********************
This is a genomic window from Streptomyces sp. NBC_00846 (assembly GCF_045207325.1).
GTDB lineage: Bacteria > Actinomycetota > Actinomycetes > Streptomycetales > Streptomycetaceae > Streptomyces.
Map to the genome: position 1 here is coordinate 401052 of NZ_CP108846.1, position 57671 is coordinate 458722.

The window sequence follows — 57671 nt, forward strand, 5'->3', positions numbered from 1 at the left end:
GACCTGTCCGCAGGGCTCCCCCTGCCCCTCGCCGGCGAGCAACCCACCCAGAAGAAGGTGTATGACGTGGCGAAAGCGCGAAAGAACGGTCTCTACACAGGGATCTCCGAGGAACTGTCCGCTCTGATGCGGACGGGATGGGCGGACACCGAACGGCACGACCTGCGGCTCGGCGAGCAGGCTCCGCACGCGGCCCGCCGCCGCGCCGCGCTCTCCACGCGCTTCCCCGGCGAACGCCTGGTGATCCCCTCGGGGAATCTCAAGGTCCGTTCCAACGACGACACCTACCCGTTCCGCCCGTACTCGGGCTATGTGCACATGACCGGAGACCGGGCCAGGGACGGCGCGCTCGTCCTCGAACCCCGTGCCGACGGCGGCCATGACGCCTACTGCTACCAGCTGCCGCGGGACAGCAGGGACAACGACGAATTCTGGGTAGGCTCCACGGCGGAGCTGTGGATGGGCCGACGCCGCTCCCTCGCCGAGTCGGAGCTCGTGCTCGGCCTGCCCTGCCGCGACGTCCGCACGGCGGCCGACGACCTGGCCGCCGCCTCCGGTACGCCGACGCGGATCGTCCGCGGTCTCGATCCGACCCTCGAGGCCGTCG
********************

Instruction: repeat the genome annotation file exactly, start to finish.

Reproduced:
This is a genomic window from Streptomyces sp. NBC_00846 (assembly GCF_045207325.1).
GTDB lineage: Bacteria > Actinomycetota > Actinomycetes > Streptomycetales > Streptomycetaceae > Streptomyces.
Map to the genome: position 1 here is coordinate 401052 of NZ_CP108846.1, position 57671 is coordinate 458722.

The window sequence follows — 57671 nt, forward strand, 5'->3', positions numbered from 1 at the left end:
GACCTGTCCGCAGGGCTCCCCCTGCCCCTCGCCGGCGAGCAACCCACCCAGAAGAAGGTGTATGACGTGGCGAAAGCGCGAAAGAACGGTCTCTACACAGGGATCTCCGAGGAACTGTCCGCTCTGATGCGGACGGGATGGGCGGACACCGAACGGCACGACCTGCGGCTCGGCGAGCAGGCTCCGCACGCGGCCCGCCGCCGCGCCGCGCTCTCCACGCGCTTCCCCGGCGAACGCCTGGTGATCCCCTCGGGGAATCTCAAGGTCCGTTCCAACGACGACACCTACCCGTTCCGCCCGTACTCGGGCTATGTGCACATGACCGGAGACCGGGCCAGGGACGGCGCGCTCGTCCTCGAACCCCGTGCCGACGGCGGCCATGACGCCTACTGCTACCAGCTGCCGCGGGACAGCAGGGACAACGACGAATTCTGGGTAGGCTCCACGGCGGAGCTGTGGATGGGCCGACGCCGCTCCCTCGCCGAGTCGGAGCTCGTGCTCGGCCTGCCCTGCCGCGACGTCCGCACGGCGGCCGACGACCTGGCCGCCGCCTCCGGTACGCCGACGCGGATCGTCCGCGGTCTCGATCCGACCCTCGAGGCCGTCG